Statement attributed to James D. Weill, president, Food Research & Action Center
WASHINGTON, August 12, 2019 — Today, the Trump administration posted the final public charge rule in the Federal Register. The rule would increase hunger and poverty across the nation, and force immigrant families — including those with U.S. citizen children — to make impossible choices between food and family. The Food Research & Action Center (FRAC) strongly opposes this deeply flawed, mean-spirited rule.
The rule is slated to take effect on October 15 unless Congress or the courts act to stop or delay this ill-conceived rule.
The Department of Homeland Security (DHS) received more than 266,000 comments — “the vast majority of which opposed the rule,” according to DHS. The rule redefines what being a public charge means by counting wealth and income as the primary markers of a person’s future contribution, fundamentally changing who can enter and stay in the country.
In addition to making low-paid work a negative factor, it expands the list of public assistance programs to be considered for a public charge determination. Added to the list are the Supplemental Nutrition Assistance Program (SNAP), our nation’s first line of defense against hunger, as well as Medicaid and federal housing assistance. The rule does not apply to WIC, school meals, and other child and older adult nutrition programs.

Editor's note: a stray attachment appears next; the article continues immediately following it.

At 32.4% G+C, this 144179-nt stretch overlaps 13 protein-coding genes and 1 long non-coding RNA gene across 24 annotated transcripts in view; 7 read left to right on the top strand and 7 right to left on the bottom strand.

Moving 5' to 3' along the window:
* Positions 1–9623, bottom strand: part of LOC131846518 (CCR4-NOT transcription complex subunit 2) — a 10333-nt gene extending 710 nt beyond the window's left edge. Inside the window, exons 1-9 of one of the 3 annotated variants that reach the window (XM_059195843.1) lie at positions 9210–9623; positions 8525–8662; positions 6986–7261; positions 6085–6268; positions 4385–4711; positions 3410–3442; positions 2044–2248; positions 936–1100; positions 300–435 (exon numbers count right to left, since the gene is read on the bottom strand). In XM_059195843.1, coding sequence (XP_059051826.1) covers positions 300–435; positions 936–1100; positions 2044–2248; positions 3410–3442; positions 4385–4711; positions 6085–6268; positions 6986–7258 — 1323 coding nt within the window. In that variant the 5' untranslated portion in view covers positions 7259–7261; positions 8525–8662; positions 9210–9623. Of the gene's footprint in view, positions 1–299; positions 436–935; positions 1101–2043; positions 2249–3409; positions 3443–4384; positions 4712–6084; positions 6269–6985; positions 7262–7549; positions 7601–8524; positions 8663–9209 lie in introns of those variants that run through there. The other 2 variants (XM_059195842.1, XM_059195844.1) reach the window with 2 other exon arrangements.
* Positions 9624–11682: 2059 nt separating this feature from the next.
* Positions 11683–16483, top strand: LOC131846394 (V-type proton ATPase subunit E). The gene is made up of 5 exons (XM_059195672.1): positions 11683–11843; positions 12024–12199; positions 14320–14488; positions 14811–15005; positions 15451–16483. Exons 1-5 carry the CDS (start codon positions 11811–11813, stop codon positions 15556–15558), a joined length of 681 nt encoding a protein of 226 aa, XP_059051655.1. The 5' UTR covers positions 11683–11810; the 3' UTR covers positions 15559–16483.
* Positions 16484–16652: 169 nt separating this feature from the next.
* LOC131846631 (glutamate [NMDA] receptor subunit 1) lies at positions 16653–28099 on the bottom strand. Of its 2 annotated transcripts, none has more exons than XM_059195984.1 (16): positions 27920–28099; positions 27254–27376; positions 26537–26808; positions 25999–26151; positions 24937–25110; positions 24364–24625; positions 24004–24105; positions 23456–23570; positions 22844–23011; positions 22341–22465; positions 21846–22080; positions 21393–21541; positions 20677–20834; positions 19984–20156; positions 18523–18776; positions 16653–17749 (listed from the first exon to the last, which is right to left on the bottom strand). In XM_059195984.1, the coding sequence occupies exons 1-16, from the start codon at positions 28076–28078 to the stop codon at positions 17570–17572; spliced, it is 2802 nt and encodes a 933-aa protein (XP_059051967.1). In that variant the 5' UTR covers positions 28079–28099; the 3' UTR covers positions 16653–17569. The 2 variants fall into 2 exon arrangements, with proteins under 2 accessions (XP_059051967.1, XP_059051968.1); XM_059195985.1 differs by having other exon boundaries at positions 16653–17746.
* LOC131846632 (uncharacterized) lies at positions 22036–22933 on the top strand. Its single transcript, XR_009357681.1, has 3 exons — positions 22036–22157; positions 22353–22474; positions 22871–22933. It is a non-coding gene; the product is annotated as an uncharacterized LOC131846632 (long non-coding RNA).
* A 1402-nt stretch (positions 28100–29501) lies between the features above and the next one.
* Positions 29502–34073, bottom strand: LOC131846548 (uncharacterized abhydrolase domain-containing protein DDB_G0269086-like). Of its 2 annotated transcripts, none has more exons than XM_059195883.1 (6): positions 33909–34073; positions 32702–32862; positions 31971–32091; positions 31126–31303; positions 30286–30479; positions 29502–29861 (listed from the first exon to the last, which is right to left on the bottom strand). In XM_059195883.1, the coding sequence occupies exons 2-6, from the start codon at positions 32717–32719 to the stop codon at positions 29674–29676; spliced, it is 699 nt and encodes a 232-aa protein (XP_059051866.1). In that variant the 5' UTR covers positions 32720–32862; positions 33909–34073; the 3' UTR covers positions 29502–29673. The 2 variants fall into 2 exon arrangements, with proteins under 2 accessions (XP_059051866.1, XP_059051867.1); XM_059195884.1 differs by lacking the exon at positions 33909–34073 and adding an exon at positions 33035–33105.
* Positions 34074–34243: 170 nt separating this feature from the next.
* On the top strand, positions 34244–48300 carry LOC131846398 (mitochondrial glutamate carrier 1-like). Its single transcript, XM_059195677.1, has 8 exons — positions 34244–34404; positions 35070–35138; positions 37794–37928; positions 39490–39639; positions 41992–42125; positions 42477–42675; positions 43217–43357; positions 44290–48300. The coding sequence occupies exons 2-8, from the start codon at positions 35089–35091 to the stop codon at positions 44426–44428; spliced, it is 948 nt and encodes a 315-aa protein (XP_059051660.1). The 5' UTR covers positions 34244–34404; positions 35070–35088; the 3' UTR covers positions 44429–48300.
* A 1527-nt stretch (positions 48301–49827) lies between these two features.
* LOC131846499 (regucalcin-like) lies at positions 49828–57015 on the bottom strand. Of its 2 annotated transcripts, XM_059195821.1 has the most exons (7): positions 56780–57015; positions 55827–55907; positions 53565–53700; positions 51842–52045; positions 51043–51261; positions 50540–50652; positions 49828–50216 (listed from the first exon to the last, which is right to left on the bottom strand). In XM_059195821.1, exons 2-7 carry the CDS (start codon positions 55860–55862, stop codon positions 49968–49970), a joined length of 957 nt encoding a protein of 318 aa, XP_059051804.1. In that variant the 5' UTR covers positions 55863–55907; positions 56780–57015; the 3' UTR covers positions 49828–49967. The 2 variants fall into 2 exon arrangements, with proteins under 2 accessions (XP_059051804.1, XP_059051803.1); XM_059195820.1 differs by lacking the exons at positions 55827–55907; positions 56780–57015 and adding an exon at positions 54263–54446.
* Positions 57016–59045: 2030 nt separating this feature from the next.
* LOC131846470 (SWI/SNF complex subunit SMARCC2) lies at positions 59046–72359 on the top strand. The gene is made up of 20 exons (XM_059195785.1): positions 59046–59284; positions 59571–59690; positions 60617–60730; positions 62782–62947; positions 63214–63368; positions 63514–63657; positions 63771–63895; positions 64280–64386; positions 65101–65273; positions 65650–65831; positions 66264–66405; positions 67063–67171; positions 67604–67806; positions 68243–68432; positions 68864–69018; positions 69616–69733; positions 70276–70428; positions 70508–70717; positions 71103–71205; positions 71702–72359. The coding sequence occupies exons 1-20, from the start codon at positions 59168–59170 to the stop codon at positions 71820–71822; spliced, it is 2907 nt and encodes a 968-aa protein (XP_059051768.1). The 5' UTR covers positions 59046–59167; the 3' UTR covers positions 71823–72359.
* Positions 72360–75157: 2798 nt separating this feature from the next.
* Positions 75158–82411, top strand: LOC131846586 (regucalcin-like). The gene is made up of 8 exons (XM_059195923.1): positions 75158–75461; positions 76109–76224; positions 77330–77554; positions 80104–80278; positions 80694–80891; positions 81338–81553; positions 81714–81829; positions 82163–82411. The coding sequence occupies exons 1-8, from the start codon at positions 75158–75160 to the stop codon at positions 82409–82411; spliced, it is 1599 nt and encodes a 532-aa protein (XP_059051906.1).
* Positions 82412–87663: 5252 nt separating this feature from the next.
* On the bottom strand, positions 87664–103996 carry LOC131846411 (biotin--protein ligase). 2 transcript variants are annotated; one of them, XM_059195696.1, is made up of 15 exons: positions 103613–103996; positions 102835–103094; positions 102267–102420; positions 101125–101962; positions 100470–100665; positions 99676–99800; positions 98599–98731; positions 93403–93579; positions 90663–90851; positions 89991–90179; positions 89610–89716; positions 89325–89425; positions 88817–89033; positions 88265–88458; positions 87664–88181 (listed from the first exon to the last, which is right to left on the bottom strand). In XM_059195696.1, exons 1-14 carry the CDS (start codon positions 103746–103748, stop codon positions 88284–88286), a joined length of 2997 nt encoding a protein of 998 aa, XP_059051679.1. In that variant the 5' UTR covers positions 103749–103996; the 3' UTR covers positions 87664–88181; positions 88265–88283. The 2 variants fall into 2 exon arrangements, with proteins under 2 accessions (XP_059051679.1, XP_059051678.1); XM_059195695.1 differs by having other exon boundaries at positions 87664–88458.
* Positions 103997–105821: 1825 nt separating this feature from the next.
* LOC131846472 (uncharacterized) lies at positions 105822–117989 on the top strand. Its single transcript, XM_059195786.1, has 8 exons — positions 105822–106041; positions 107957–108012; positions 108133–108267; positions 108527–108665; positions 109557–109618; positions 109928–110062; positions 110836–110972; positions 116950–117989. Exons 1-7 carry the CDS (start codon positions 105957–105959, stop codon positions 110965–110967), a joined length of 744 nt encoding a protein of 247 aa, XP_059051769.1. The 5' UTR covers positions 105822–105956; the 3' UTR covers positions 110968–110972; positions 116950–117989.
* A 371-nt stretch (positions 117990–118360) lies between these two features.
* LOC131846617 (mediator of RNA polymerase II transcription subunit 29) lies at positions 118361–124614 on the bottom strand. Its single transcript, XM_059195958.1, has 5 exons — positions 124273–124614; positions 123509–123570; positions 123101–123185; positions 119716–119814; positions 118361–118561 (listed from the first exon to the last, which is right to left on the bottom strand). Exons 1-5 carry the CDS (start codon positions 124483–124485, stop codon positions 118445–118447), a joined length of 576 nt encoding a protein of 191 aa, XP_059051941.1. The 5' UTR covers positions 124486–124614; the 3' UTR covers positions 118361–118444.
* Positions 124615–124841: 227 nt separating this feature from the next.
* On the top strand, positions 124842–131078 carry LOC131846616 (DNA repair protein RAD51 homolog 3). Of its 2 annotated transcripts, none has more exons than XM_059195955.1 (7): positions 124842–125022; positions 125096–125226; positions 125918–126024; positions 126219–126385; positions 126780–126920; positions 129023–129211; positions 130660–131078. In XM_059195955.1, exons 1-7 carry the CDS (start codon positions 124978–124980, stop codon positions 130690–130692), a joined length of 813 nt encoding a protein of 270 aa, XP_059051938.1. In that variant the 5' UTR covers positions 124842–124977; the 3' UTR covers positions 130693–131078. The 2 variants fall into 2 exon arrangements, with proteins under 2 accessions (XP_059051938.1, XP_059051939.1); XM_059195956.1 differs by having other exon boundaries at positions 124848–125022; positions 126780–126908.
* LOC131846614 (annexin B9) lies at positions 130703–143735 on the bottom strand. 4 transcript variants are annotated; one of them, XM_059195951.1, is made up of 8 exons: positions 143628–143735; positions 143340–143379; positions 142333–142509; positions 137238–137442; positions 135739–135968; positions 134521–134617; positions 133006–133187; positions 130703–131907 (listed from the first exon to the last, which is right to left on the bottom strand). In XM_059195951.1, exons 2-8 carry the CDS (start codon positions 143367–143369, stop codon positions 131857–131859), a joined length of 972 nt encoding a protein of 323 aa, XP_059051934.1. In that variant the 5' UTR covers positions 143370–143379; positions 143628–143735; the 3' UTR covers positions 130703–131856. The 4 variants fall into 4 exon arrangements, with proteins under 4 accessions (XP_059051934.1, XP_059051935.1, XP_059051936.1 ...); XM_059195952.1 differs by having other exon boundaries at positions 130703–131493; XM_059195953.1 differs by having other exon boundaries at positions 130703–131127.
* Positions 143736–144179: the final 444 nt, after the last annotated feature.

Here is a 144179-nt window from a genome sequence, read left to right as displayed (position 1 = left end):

The rule seems designed to scare away eligible immigrant families as much as or more than to affect permissible benefit use. SNAP participation is already limited to narrow categories of immigrants — the vast majority of whom are not subject to public charge determinations. In addition, U.S. citizens and lawful permanent residents (green card holders) are not subject to the public charge determinations contemplated in this rule. The rule also does not apply to many categories of immigrants, including refugees, asylees, survivors of domestic violence, and other protected groups.
Prior to its final publication, the specter of the rule — in conjunction with other attacks on immigrants by the Trump administration — has led to a chilling effect on the use of SNAP and other critical nutrition assistance programs, resulting in a poorer, sicker, and hungrier nation.
Immigrant families — whether comprised of children, older adults, veterans, low-income wage earners, and people with disabilities — often include U.S. citizens who have been scared to use SNAP even though the new public charge rule would not apply to them.
This final rule is yet another cruel attempt by the Trump administration designed to instill fear and make it tougher for immigrant families — particularly families of color and low-income families — to enter and stay in the U.S. legally and to access programs that safeguard their health care, nutrition, housing, and economic security.
FRAC serves as the nutrition lead on the steering committee for Protecting Immigrant Families Campaign, which is leading a nationwide effort to reject the Trump administration’s attacks on access to health care, nutrition, housing, and economic security programs for millions of immigrant families. FRAC will be sharing resources and strategies to support the food security of immigrant families in the face of this rule and other threats.
The Food Research & Action Center is the leading national nonprofit organization working to eradicate poverty-related hunger and undernutrition in the United States.